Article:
We feel lucky to be part of an amazing community here in Eastern Dutchess County. One of our amazing neighbors is Rock Steady Farm in Millerton, NY.
They grow mixed vegetables and flowers with similar farming practices to ours. It’s so nice to have folks to commiserate with about the weather and pests with! Like us, they are also working to make the food they grow more accessible.
It is their third year running this social justice initiative and through fundraising efforts have been able to provide food for a total of 25 families in our community who otherwise could not afford to eat fresh vegetables. These 25 families are in addition to the 80 reached through a strong partnership with the North East Community Center's Fresh Food Pantry Program as well as subsidized shares for the most at risk patients at Callen-Lorde's LGBTQ Health Center, in Manhattan. Their goal for 2018 is to raise $20,000. Thanks to their fiscal sponsor, The Watershed Center, all donations are 100% tax deductible.
Maggie would be happy to discuss the program more on the phone or in person if you are interested- (917) 864 6198 Veggies@RockSteadyFarm.com.
To donate visit Rock Steady's fiscal sponsor’s online payment page HERE or mail a check made out to The Watershed Center with “Low-Income CSA” in the memo. Mail to 41 Kaye Rd, Millerton NY, 12546.
WHY YOUR DONATION MATTERS
50% of children in the areas we serve are food insecure.
According to the 2015 Census, 1 in every 10 Dutchess County and Columbia County individuals are food insecure. The USDA considers people food insecure when, during a year, they are uncertain of having, or unable to acquire, enough food to meet the needs of all their family members because they had insufficient money for food. 50% of the same population’s school age children qualify for free or reduced cost lunch. Given the choice to fill kids bellies with cheaper fattening food or chose vegetables, often parents and guardians chose the former, putting children at risk of malnutrition and diet-related illness such as diabetes, obesity and heart disease. These diet related conditions make education, steady work, and life opportunities that enable people to leave poverty difficult.
Rock Steady Farm believes that all people have the right to healthy and nutritious food. For people in our local rural community, with few options for fresh produce, we are a proven asset. With our fundraising efforts in 2017 we made it possible for 73 low-income adults and children to eat our produce, delivered weekly directly to their homes, between June and November. We are redirecting 5,500 pounds of fantastic tasting, nutrient dense produce that normally goes to high-end restaurants and farmers market to feed those who truly need our support.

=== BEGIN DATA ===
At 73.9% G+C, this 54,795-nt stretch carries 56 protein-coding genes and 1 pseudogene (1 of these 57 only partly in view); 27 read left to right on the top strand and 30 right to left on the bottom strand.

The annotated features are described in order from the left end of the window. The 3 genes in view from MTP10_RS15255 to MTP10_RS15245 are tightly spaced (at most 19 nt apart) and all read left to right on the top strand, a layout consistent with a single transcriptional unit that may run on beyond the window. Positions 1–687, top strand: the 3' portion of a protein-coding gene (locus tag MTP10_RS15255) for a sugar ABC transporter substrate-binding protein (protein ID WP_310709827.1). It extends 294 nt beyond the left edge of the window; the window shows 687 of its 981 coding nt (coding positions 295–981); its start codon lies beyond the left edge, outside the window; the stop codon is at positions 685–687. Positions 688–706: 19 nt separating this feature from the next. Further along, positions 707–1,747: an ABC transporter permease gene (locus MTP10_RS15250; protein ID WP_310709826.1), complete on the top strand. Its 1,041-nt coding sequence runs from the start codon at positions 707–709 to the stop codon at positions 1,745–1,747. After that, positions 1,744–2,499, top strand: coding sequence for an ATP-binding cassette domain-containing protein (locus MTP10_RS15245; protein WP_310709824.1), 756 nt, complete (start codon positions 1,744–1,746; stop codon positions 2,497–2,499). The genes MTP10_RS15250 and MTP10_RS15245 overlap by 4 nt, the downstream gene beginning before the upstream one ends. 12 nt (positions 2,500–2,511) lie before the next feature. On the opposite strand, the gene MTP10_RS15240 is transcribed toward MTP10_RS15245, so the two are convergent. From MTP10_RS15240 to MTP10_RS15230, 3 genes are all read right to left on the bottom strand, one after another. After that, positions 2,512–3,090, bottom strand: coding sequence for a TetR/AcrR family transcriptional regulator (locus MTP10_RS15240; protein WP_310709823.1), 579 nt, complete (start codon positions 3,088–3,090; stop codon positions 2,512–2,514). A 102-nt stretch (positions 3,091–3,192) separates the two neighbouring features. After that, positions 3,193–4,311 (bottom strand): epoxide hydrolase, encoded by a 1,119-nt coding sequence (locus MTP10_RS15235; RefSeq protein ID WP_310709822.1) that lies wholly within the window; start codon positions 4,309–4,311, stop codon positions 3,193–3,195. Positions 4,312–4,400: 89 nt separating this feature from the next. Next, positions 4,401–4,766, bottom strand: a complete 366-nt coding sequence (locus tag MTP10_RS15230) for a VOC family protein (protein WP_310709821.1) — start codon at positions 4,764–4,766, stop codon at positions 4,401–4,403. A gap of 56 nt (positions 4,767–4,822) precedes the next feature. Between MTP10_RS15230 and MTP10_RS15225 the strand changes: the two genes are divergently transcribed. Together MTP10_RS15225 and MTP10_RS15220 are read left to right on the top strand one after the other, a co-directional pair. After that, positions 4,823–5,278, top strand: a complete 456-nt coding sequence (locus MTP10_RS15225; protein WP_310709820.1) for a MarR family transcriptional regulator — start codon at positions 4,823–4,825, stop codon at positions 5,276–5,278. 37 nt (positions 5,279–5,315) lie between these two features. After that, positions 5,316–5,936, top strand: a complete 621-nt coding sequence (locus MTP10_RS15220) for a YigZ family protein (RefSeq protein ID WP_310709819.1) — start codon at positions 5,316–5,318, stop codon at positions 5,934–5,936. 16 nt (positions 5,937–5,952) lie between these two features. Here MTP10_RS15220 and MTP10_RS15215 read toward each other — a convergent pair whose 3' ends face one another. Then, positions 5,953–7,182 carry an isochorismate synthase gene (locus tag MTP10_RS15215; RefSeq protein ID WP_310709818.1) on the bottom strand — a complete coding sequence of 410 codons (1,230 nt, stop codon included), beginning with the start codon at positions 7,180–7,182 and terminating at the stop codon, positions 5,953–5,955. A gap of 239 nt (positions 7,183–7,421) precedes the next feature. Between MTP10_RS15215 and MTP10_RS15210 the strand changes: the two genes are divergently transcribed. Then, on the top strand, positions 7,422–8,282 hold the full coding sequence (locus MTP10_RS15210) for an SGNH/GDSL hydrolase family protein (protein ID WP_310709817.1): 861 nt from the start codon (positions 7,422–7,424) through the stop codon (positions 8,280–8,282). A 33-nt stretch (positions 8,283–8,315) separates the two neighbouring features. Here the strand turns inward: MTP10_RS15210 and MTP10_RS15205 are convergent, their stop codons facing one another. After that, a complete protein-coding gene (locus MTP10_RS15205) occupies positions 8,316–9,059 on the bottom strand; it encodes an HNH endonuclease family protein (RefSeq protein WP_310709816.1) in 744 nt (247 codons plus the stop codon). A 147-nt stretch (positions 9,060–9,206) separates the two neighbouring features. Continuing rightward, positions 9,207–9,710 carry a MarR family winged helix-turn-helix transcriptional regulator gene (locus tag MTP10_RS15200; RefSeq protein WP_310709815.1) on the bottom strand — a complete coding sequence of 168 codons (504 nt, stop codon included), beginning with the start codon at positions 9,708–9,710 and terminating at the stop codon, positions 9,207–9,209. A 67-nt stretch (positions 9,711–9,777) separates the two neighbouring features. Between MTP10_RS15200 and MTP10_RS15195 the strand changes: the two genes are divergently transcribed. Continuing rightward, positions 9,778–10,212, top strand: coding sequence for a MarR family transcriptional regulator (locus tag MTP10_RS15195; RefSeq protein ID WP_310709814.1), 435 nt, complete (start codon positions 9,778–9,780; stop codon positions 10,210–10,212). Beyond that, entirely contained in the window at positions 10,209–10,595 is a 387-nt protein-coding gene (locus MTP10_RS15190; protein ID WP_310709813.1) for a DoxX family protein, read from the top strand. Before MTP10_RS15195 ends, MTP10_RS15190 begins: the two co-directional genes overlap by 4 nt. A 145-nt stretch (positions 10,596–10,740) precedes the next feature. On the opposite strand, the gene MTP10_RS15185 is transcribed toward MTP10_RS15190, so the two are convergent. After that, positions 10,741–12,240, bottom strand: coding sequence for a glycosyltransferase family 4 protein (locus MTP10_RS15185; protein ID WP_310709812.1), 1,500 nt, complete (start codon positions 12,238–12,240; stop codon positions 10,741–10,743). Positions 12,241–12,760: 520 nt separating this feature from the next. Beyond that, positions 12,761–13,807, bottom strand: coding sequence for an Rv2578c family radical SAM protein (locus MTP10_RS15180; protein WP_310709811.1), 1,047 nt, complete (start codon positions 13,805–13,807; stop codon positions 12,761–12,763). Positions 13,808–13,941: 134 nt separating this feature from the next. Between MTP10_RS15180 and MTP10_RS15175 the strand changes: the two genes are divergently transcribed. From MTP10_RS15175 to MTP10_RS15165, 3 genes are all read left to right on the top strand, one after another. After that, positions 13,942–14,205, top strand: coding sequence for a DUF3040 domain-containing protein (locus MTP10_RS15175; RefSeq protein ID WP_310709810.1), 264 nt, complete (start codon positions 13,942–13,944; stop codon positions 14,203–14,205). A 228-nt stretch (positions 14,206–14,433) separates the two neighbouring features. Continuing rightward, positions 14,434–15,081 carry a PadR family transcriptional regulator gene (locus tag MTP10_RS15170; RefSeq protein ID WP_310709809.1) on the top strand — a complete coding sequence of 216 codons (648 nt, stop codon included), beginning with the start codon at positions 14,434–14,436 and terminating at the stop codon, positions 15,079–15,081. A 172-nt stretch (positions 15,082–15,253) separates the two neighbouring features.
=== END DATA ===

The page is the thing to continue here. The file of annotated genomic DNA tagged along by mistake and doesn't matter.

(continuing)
Donate today to help address food access and nutrition in your community! Rural townships, such as Ancramdale where the majority of our low-income CSA members live, has the highest poverty and food insecurity rates in Columbia County, where over 50% of children are eligible for free or reduced cost lunch, according to the Berkshire Taconic Community Foundation's Healthy Food Access Study. Often times, issues of nutrition in rural areas are ignored by weekenders who are disconnected from the local year-round community they live next to. Our farm loves our ability to feed the entire income range of people in our county. Our low-income CSA fund helps connect our farm’s more financially secure community members to other people in the same county who otherwise might feel invisible.
Name: Rachel Detweiler
Hometown: Norristown, PA
Job Title: Veg Crew Member + Cut Flower Grower
Describe your job in five words: seed plant harvest wash pack
Favorite movie: Fantasia
Currently listening to: cumbia...little dragon...bibio...bump city
Favorite task on the farm: harvesting
Favorite Joke: a funny one, told by someone else
Ideal day off the farm: yoga, swimming, a bike ride, and good coffee
Thing you can’t get through a day on the farm without: music
Top Five Goals for 2018:
1. do a split (...the splits?!)
2. secret handshakes
3. get fully engrossed in a book
4. bake more bread
5. be up to my earballs in flowers
Name: Paul Simoneau
Hometown: Manistee, MI
Job Title: Assistant Vegetable Manager
Describe your job in five words: My favorite thing to do
Favorite movie: Soup to nuts
Currently listening to: In the trees
Favorite task on the farm: hoeing
Favorite Joke: Don't care for jokes
Ideal day off the farm: Listening to the heaviest of jams + eat + sleep
Thing you can’t get through a day on the farm without: PMA (positive mental attitude) and caffeine
Top Five Goals for 2018:
1. grow nice vegetables
2. eat nice vegetables
3. be nice
4. feel nice
5. sleep outside
As you may have noticed, the Maitri Farm crew skews younger than the average American farmer. Most of us are first generation farmers (we don't come from farming families). And we're part of a bigger trend of young people choosing farming careers. In rural places it can be hard to tell, but there are whole bunch of us.
The National Young Farmers Coalition put out a report on what the biggest needs of young farmers are and it is worth checking out. They surveyed 3,517 young farmers all over the country in Building A Future With Farmers II. A lot of the trends in this report, also describe the Maitri crew. If you're curious about what the future of agriculture looks like, this is a great place to start.
We're really lucky that the National Young Farmers is based out of Hudson, NY. The Hudson Valley is definitely a hot spot for young farmers. Our local chapter is the Hudson Valley Young Farmers Coalition. It's heartening to know we're not the only ones.